After returning from Australia to New Zealand, we were due to head south towards Wellington almost immediately. But there was one thing on my North Island bucket list that I was itching to check off first:
Waitomo Glowworm Caves.
Though we had caught glimpses of glowworms previously here in New Zealand, we’d never encountered anything close to the magic of Waitomo. Read on for an account of our cave tour experience…
Both of the stunning images above are by Spellbound.
Our tour was with Spellbound. It cost 75NZD each, which may sound a little steep, but in our view it was well worth it for such a once-in-a-lifetime experience.
We booked by phone a few hours before and then headed to their office in person to pay and wait for the tour to begin. There were only two other people in our group with us, meaning it was easy to ask questions and chat with our guide if we wanted. We piled into a minivan and headed into the countryside…
Touring the glowworm caves
The van stopped a little ahead of the cave entrance and allowed us to go for a scenic walk for the last stretch. Once on site, we got hard hats (with headtorches attached) and made our way inside the mouth of the cave.
I had very little understanding of glowworms prior to this tour, so I learnt a lot. The guide provided lots of interesting details about what glowworms are, their use of silk threads to draw prey (their Latin name arachnocampa means spider-worm), how the bioluminescence works etc.
Perhaps the most interesting thing I learnt was how long they stay in their larval form relative to their life as an actual gnat. 6-12 months as a glowworm/larva vs. a mere couple of days as a gnat; in their adult form they don’t even feed – they simply reproduce and then die!
There are plenty of impressive stalactites and other natural features in the caves too, of course. It’s just that the glowworms are so remarkable that they rather overshadow them!
A canopy of lights
Without a doubt the highlight of the tour was the next part: floating down a river beneath a glittering canopy of glowworms. We were in an inflatable raft, but the guide pulled us a long a guiding line so it was very steady. Then we simply sat back and drank in this jaw-dropping display of turquoise “stars” adorning the roof.
Though it was tranquil for the most part, the guide would sometimes clap loudly to demonstrate the way the glowworms react to sound (they glow more brightly).
Note: the low light and movement combined to make exceptionally blurry photos! See the above shots taken by Spellbound for a clearer view of glowworms. 🙂
The photo below gives a glimpse of what the cave roof looks like illuminated, compared to in shadow. (Obviously the glowworms show up much better in darkness!)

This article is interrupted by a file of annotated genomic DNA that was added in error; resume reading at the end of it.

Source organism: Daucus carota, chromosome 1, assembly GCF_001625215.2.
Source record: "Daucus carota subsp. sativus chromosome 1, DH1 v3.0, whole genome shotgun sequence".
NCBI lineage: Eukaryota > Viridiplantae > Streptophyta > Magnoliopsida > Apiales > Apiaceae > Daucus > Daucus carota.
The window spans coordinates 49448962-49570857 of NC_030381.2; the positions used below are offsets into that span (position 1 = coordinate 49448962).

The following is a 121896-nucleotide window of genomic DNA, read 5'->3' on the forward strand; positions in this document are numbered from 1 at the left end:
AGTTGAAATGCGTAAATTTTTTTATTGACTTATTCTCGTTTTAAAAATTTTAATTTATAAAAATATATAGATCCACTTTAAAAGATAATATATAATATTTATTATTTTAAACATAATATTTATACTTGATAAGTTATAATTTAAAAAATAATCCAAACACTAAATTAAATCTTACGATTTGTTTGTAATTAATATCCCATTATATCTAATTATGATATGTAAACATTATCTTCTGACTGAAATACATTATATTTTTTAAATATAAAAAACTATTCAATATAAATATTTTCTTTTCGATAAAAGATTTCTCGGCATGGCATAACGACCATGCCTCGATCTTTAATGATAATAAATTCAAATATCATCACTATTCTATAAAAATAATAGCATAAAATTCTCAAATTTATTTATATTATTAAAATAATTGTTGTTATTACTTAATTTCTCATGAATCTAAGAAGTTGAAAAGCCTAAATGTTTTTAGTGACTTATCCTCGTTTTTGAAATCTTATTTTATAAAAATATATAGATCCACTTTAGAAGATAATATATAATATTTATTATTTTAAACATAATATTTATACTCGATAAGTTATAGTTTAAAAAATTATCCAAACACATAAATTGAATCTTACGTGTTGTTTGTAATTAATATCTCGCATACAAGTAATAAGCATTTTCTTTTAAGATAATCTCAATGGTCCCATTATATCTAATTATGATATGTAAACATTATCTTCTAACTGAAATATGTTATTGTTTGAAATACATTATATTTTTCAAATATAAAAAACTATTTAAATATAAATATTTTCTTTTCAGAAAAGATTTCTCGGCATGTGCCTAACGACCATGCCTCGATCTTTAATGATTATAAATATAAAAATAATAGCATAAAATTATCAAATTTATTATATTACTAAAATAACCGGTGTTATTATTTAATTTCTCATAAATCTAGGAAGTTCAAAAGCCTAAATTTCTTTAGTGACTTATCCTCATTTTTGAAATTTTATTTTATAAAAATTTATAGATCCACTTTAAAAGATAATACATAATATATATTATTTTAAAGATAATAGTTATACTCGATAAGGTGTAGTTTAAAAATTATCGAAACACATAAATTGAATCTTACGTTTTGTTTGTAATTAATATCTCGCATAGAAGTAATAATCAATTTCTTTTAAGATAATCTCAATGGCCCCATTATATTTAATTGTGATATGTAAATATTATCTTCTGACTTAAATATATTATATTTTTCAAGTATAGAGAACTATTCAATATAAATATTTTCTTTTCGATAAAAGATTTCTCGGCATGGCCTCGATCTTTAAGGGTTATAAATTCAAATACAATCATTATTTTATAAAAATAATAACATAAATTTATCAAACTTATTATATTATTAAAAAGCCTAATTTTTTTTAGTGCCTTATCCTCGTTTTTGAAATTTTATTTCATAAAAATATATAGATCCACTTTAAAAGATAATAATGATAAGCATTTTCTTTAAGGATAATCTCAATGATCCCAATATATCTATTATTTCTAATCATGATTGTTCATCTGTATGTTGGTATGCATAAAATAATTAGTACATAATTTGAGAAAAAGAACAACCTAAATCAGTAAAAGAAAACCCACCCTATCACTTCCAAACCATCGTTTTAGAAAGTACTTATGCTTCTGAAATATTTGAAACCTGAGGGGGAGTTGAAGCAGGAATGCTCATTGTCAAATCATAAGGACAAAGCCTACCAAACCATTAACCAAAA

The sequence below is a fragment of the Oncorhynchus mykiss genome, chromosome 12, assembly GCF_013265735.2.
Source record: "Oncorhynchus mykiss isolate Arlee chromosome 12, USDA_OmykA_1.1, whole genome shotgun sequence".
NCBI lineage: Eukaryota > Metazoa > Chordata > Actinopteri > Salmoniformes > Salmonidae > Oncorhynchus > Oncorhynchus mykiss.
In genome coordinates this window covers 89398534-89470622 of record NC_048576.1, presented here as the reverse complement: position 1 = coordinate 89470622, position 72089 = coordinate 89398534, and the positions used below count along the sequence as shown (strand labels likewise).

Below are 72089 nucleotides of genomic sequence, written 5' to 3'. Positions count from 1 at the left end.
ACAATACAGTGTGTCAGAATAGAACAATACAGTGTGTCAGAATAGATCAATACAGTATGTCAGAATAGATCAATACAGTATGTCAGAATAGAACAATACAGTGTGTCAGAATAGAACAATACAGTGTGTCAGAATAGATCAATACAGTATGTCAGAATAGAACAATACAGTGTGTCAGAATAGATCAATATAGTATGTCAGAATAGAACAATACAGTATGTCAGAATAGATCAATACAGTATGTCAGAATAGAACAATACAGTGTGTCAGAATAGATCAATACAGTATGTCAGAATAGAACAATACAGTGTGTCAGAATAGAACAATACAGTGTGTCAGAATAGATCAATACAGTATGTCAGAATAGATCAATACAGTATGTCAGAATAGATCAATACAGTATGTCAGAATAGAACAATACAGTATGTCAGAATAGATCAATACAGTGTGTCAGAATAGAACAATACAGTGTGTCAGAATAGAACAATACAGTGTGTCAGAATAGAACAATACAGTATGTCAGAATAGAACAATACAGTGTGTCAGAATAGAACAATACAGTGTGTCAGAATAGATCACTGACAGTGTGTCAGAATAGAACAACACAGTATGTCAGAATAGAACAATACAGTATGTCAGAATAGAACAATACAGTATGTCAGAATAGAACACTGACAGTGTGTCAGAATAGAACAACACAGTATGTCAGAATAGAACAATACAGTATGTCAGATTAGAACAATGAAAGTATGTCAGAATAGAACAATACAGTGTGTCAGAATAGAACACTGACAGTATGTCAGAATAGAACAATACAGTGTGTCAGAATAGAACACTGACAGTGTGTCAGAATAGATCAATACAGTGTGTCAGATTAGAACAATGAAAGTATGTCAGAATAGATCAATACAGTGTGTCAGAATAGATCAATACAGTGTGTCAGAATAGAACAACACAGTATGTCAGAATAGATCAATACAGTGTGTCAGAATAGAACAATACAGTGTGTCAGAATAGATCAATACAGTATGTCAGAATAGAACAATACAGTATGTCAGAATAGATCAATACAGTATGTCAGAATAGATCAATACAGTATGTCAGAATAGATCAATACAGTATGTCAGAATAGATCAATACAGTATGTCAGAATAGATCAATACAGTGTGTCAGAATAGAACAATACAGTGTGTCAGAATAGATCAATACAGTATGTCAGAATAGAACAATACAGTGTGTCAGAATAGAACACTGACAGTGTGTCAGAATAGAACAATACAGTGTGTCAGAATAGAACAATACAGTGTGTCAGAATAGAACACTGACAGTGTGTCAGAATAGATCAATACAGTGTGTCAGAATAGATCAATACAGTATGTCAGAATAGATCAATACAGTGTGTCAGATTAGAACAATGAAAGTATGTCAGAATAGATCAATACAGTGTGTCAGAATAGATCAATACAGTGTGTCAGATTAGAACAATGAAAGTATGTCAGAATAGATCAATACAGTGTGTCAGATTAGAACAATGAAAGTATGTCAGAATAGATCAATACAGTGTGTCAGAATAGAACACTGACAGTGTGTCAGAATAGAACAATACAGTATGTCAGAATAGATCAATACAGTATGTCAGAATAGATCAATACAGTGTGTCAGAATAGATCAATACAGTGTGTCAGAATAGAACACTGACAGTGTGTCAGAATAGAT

Further cave exploration
After disembarking from the boat tour we made our way back out of the cave for a short break outside (complete with biscuits and hot drinks!). We then ventured into a separate part of the caves.
Honestly, following up a glowworm experience is pretty tough. There were definitely some interesting features, including the remains of a moa that sadly fell into the cave and to its death centuries ago. (These enormous, flightless birds have long been extinct, but are a source of fascination for me since first learning about them in New Zealand!) On the whole, though, it paled in comparison to the glowworm lights.
Travel tips: Waitomo Glowworm Caves
- We chose Spellbound as we were after quite a basic, non adrenaline-fuelled tour! But there are plenty of other options for exploring the Waitomo Glowworm Caves, e.g. CaveWorld (a cave tour or cave tubing) and The Legendary Black Water Rafting Company (various tours of Ruakuri Cave, including black water tubing and abseiling).
- Check out the Spellbound website for directions to their meeting point. Waitomo is just off State Highway 3, heading south from Hamilton and Raglan.
- As with any cave environment, you’ll want to wear enclosed, comfortable walking shoes.
- Bring a warm layer as it can be a little chilly in the caves.
- Photography is encouraged, though understandably you can’t use flash inside the caves. (The other people on our tour did make use of a red focussing light, however, which seemed to be acceptable.)
- The drive from the meeting point to the caves is along windy roads, so if you suffer from motion sickness (as I do), you might want to take medication ahead of time.
- Spellbound provide a hot drink (including hot chocolate!) and biscuits in between the two cave tours. There was a café right next door to the meeting point/Spellbound office (The General Store) that served lovely food for lunch.
Over to you
Have you encountered glowworms before? Is it an experience you’d seek out on your travels? I’d love to hear in the comments.
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